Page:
Neil Gorsuch Appointed to Supreme Court After Contentious Hearing

Donald Trump may have landed his first major victory as President of the United States with the appointment of Neil Gorsuch to the Supreme Court. Justice Gorsuch was voted in by the Senate for the seat that was left vacant by the sudden death of Justice Antonin Scalia, a constitutional originalist, in February 2016. Scalia's death is thought to have affected the results of the 2016 presidential election according to many pundits since his conservative views on abortion, euthanasia and capital punishment were considered polarizing by some.

Fifty-four senators voted Gorsuch in after a contentious three-day hearing that changed the way Supreme Court Justices are appointed by allowing a simple majority to approve an individual for the position. The hearing included an all-night protest from a Democratic Senator in a situation that has been deemed by some to be the "filibuster of all filibusters" when Senate Democrats went forward with a filibuster against what some senators viewed as a "stolen seat," according to The Guardian.

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Neil Gorsuch has an impressive record as a scholar and as a judge. He graduated with Ivy League degrees from Harvard and went on to get his doctorate from Oxford. He is a native of Colorado, and at just 49-years-old, it is probable he could spend several decades in the lifelong appointment of Supreme Court Justice. His scholarly works have included writings against euthanasia, including key phrases that have said "all life is valuable" which some Democrats have interpreted to mean that he is pro-life concerning abortion. He has never directly ruled in an abortion decision, but he was vetted by President Donald Trump, who vowed to the American public while he was on the campaign trail that he would support the nomination of a "pro-life" Supreme Court Justice to replace Antonin Scalia.

The 54-45 vote, in which three Democrats crossed party lines to support Gorsuch, was hotly debated, including the timing of the vote and appointment of the ninth Supreme Court justice. The court has been operating with just eight justices for fourteen months, with four of them being conservative and four liberal, so the appointment of Gorsuch has likely tipped the scales in a fashion that would cause the court to favor a more conservative interpretation of the law.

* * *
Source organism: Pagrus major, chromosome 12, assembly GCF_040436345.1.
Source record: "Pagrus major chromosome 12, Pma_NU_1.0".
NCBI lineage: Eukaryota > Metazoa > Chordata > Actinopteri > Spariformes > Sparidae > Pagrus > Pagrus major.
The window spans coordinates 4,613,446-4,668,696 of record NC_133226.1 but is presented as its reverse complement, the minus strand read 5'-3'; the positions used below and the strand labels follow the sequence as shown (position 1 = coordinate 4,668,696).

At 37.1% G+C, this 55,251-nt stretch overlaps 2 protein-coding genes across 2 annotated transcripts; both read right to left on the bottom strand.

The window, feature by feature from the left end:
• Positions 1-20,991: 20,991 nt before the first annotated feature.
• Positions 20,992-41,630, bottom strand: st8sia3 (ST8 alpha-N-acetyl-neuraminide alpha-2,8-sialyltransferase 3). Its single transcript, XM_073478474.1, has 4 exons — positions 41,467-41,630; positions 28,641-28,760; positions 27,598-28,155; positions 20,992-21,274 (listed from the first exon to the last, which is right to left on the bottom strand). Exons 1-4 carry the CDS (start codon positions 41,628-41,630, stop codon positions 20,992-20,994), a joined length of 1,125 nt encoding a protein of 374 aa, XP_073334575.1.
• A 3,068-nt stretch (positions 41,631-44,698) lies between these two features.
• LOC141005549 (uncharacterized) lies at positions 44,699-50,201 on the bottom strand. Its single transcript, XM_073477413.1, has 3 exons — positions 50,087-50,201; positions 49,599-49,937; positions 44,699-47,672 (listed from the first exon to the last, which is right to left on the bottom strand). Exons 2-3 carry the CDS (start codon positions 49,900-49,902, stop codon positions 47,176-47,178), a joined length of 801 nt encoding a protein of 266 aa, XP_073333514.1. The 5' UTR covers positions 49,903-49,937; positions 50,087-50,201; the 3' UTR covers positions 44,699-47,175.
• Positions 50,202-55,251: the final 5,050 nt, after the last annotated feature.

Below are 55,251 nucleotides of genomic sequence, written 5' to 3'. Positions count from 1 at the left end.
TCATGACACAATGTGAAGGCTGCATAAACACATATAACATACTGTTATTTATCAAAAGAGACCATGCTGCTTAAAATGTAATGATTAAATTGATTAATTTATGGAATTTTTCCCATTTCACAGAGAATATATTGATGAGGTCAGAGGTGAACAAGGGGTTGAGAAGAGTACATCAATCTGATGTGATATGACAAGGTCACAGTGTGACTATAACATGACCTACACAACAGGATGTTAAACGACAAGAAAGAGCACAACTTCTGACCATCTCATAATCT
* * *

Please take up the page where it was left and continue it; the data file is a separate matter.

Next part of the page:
Neil Gorsuch and Donald Trump. Gorsuch confirmation is certain following Senate nuclear option use.
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Although Scalia died and left a seat open early in 2016, Republicans fought to keep the nomination open since it was an election year, citing the fact that the new President would vet a candidate of his choosing that was likely to be in accordance with what voters preferred, depending on who won the presidency. Democrats have called the decision to leave the position open for a year "the heist of the century." Republicans refused to even allow a hearing for former president Barack Obama to vet his preferred nominee, Merrick Garland. Although Trump was never projected to win the presidency, Republicans were holding out hope.

Popular Senator from Arizona, Republican John McCain, shared his approval of the appointment.

"Rarely has this body seen a nominee to the Supreme Court so well-qualified, so skilled, [with] such command of constitutional jurisprudence, with such an established record of independence and such judicial temperament."
Although the hearing was tense, there were moments of levity, such as at the end when a question from Louisiana senator John Kennedy was posed. "You've never been to Russia, have you?"

Gorsuch laughed, "No, I have never been to Russia."

Gorsuch has been criticized by some Democrats for his ruling on specific cases, but Gorsuch was not well known to the American public prior to his nomination to the Supreme Court. He is set to be officially appointed and take the seat on Monday.

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